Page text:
C. How and to Whom Do I Submit Comments?

You may submit comments through the mail, in person, or electronically. To ensure proper receipt by EPA, it is imperative that you identify docket ID number OPP-2003-0209 in the subject line on the first page of your response.

1. By mail. Submit your comments to: Public Information and Records Integrity Branch (PIRIB), Information Resources and Services Division (7502C), Office of Pesticide Programs (OPP), Environmental Protection Agency, 1200 Pennsylvania Ave., NW., Washington, DC 20460.

2. In person or by courier. Deliver your comments to: Public Information and Records Integrity Branch (PIRIB), Information Resources and Services Division (7502C), Office of Pesticide Programs (OPP), Environmental Protection Agency, Rm. 119, Crystal Mall #2, 1921 Jefferson Davis Hwy., Arlington, VA. The PIRIB is open from 8:30 a.m. to 4 p.m., Monday through Friday, excluding legal holidays. The PIRIB telephone number is (703)305-5805.

3. Electronically. You may submit your comments electronically by e-mail to: opp-docket@epa.gov, or you can submit a computer disk as described in this unit. Do not submit any information electronically that you consider to be CBI. Electronic comments must be submitted as an ASCII file avoiding use of special characters and any form of encryption. Comments and data will also be accepted on standard disks in WordPerfect 6.1/8.0 or ASCII file format. All comments in electronic form must be identified by docket ID number OPP-2003-0209. Electronic comments may also be filed online at many Federal Depository Libraries.

D. How Should I Handle CBI that I Want to Submit to the Agency?

Do not submit any information electronically that you consider to be CBI. You may claim information that you submit to EPA in response to this document as CBI by marking any part or all of that information as CBI. Information so marked will not be disclosed except in accordance with procedures set forth in 40 CFR part 2. In addition to one complete version of the comment that includes any information claimed as CBI, a copy of the comment that does not contain the information claimed as CBI must be submitted for inclusion in the public version of the official record. Information not marked confidential will be included in the public version of the official record without prior notice. If you have any questions about CBI or the procedures for claiming CBI, please consult the person listed under FOR FURTHER INFORMATION CONTACT.

E. What Should I Consider as I Prepare My Comments for EPA?

You may find the following suggestions helpful for preparing your comments:

1. Explain your views as clearly as possible.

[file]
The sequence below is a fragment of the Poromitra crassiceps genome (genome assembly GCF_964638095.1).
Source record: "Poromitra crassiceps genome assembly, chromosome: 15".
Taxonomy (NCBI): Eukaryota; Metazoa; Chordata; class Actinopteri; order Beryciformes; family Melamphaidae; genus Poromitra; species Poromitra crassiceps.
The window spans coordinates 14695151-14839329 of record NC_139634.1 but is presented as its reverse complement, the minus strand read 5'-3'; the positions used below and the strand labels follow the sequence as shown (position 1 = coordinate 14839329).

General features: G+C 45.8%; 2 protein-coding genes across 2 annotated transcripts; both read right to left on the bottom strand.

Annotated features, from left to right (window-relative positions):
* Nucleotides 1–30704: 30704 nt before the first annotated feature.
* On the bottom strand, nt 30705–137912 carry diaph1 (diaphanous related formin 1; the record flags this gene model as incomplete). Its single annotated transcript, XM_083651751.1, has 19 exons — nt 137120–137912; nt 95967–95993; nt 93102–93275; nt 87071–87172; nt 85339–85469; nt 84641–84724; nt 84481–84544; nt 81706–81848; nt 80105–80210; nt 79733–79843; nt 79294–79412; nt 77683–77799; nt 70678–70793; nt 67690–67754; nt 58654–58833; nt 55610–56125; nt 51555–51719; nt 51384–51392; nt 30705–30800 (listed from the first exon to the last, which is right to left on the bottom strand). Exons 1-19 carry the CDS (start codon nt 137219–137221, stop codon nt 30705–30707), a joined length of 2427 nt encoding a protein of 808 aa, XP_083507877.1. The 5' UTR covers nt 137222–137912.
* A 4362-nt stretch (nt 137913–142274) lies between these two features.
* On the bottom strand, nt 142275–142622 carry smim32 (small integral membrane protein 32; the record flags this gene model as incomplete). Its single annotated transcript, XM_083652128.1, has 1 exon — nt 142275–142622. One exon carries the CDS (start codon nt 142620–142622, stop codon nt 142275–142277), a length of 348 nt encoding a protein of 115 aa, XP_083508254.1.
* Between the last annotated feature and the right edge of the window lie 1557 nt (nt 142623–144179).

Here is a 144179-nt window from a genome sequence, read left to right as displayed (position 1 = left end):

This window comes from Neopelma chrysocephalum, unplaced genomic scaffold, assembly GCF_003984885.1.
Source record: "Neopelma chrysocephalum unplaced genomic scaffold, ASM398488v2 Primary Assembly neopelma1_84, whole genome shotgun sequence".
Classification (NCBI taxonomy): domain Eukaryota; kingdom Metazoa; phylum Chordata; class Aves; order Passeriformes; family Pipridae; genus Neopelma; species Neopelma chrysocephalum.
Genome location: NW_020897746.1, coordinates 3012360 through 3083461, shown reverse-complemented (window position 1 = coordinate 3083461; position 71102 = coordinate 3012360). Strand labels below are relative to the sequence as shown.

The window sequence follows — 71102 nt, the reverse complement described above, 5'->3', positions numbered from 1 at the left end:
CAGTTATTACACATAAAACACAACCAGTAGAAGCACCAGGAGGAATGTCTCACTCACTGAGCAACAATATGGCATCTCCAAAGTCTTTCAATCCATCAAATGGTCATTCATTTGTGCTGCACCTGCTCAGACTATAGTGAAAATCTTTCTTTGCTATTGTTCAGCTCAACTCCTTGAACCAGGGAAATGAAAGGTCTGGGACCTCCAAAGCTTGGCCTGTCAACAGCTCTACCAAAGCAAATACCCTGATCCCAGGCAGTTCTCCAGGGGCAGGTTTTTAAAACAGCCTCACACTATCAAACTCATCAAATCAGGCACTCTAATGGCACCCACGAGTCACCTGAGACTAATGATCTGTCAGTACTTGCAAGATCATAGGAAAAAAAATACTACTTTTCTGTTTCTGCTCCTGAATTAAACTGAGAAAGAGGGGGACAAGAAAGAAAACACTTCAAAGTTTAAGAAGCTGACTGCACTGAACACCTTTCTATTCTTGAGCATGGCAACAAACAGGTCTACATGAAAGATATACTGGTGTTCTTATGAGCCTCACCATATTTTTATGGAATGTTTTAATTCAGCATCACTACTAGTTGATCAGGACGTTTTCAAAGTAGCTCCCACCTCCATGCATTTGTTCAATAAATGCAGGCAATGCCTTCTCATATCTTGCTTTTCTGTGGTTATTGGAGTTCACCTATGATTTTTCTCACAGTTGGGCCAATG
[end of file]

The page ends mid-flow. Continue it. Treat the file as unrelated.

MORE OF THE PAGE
2. Describe any assumptions that you used.

3. Provide copies of any technical information and/or data you used that support your views.

4. If you estimate potential burden or costs, explain how you arrived at the estimate that you provide.

5. Provide specific examples to illustrate your concerns.

6. Offer alternative ways to improve the proposed rule.

7. Make sure to submit your comments by the deadline in this document.

8. To ensure proper receipt by EPA, be sure to identify the docket ID number assigned to this action in the subject line on the first page of your response. You may also provide the name, date, and Federal Register citation.

F. What Can I Do if I Wish the Agency to Maintain a Tolerance Exemption that the Agency Proposes to Revoke?

This proposed rule provides a comment period of 60 days for any person to state an interest in retaining a tolerance exemption proposed for revocation. If EPA receives a comment within the 60-day period to that effect, EPA will not proceed to revoke the tolerance exemption immediately. However, EPA will take steps to ensure the submission of any needed supporting data and will issue an order in the Federal Register under FFDCA section 408(f) if needed. The order would specify data needed and the time frames for its submission, and would require that within 90 days some person or persons notify EPA that they will submit the data. If the data are not submitted as required in the order, EPA will take appropriate action under FFDCA. EPA issues a final rule after considering comments that are submitted in response to this proposed rule. In addition to submitting comments in response to this proposal, you may also submit an objection at the time of the final rule. If you fail to file an objection to the final rule within the time period specified, you will have waived the right to raise any issues resolved in the final rule. After the specified time, issues resolved in the final rule cannot be raised again in any subsequent proceedings.

II. Background Back to Top

A. What Action is the Agency Taking?